At the high school where I teach, in early fall we English teachers were emailed a list of selected 10th-grade students. These are your FAY students, we were told. These are the ones who count.
Hang on, you might be saying, you lost me – FAY?
Yes, FAY. That stands for Full Academic Year. In eduspeak, “An FAY student is one who has been continuously enrolled in a school or district for 9.25 months, not including time that the student is not in school during summer.”
Or as Philip L. Cranley, an Education Data Consultant with Wisconsin’s Department of Public Instruction told me, “It works out to be about equal to the full prior academic year. In the case of [the WKCE], it’s about test window to test window.”
It’s easy to see why FAY is an important part of accountability discussions. Imagine a student who arrives at a school mid-October – maybe her family just moved, or maybe he’s one of those who rides the CO merry-go-round. Is it fair to judge this student’s new school based on the test she or he takes after just two weeks there?
So the US Department of Education and DPI report the test scores of FAY students – students in a school or district for a full year before taking the test. Non-FAY students are still tested and scored, but their scores are not counted toward things like meeting “No Child Left Behind” standards for achievement or progress.
Which brings me back to that email. To be clear, there was nothing in the email telling us to ignore the non-FAY students (and, credit to my colleagues – I didn’t teach 10th grade last year – they did not). But we were asked to look the list over, and leverage any positive relationships we had with those FAY students and make sure they did their best on the test.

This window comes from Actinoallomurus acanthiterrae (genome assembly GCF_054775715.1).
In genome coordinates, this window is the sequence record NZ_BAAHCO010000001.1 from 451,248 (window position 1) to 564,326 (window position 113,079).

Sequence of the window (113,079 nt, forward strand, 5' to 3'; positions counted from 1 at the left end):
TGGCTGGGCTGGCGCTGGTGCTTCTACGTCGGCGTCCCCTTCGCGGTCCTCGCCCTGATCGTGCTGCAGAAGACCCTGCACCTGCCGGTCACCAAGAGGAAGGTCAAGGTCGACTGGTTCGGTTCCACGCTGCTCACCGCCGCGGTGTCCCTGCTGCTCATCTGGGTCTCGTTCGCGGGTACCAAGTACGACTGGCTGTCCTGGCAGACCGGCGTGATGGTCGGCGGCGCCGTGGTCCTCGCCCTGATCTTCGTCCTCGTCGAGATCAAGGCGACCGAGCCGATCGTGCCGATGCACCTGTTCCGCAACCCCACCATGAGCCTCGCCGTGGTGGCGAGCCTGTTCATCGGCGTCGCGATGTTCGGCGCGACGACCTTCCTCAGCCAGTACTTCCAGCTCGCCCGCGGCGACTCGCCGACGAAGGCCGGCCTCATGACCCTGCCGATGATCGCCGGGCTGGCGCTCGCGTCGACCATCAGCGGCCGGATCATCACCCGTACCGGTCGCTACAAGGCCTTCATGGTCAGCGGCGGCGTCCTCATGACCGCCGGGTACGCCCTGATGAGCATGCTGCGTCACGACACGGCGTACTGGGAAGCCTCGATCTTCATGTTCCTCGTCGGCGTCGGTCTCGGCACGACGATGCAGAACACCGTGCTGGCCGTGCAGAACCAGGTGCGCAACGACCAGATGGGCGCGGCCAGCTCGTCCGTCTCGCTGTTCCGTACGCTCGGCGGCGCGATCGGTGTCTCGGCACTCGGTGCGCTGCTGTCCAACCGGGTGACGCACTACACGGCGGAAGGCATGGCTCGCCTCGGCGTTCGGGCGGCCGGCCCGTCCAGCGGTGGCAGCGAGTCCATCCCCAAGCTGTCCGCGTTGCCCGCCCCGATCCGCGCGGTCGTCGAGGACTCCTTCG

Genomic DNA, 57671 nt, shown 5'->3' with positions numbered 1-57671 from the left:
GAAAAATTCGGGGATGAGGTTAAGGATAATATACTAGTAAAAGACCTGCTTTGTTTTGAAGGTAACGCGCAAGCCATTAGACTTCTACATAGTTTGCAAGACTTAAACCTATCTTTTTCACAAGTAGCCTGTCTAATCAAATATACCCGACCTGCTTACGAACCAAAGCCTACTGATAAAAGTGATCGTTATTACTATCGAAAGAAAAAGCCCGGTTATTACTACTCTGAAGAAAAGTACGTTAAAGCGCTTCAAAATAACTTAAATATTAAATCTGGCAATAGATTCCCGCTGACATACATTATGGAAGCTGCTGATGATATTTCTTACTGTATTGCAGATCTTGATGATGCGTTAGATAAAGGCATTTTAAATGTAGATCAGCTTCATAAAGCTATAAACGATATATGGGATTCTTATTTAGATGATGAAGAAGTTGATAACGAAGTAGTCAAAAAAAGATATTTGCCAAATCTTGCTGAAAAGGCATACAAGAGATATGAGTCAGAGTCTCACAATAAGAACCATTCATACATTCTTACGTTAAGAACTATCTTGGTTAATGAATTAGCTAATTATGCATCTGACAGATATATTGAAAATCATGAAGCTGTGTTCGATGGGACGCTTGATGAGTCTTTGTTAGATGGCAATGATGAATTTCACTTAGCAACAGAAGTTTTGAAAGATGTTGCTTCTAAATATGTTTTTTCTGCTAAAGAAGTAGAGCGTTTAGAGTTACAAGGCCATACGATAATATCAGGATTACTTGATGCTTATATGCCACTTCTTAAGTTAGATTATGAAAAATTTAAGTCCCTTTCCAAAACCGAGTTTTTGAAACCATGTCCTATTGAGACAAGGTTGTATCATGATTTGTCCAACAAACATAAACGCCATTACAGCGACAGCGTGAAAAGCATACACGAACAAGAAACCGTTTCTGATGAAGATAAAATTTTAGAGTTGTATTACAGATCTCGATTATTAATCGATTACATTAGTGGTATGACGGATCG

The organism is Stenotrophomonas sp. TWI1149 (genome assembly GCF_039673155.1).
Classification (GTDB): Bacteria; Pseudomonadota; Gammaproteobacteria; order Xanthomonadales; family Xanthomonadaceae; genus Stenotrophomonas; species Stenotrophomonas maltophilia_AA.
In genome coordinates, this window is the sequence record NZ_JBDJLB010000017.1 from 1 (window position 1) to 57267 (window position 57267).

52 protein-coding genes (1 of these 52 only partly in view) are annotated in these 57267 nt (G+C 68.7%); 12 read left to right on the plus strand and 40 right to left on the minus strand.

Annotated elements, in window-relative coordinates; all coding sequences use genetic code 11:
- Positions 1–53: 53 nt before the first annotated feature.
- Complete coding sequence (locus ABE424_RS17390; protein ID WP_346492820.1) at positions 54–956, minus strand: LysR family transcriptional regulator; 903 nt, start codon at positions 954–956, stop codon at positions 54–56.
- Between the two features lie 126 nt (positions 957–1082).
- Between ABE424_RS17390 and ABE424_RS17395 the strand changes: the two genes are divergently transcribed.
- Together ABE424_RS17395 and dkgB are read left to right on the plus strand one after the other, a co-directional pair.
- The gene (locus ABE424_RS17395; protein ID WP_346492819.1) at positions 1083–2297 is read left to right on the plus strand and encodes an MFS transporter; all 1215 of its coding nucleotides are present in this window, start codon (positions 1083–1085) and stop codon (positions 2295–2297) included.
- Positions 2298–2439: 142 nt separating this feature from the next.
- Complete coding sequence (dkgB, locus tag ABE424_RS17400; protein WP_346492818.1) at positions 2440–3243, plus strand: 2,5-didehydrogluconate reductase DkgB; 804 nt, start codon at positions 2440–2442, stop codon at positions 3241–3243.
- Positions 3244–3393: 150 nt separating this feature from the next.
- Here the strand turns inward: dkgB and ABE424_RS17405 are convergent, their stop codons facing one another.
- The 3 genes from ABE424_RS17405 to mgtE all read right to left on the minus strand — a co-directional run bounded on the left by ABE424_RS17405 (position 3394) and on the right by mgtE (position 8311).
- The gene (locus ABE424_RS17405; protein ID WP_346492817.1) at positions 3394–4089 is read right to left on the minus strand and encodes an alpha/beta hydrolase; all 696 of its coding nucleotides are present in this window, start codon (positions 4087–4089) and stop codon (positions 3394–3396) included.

And it worked! When you compare my school’s FAY student achievement on the 10th-grade WKCE in reading and math, we’re basically at the district average.
A couple of caveats at this point: One, we’re talking about the Milwaukee Public Schools, so being at the district average is still kind of sad – even if it was a pretty big deal to us at the time considering how far below it we’d fallen in recent years.
And two, especially given what my last post was here at SchoolMattersMKE, I need to make it clear that I do not believe a single standardized test is the only or even best measurement of any given district’s, school’s, teacher’s, or student’s achievement or ability. However, it is a measure, and we would be fools to ignore it completely, particularly when other people and institutions give it such weight. Also note that most of the time when I refer to “scores” on the test, even when I don’t qualify it, I’m referring to the percentage of students who rate as proficient or advanced on the state test.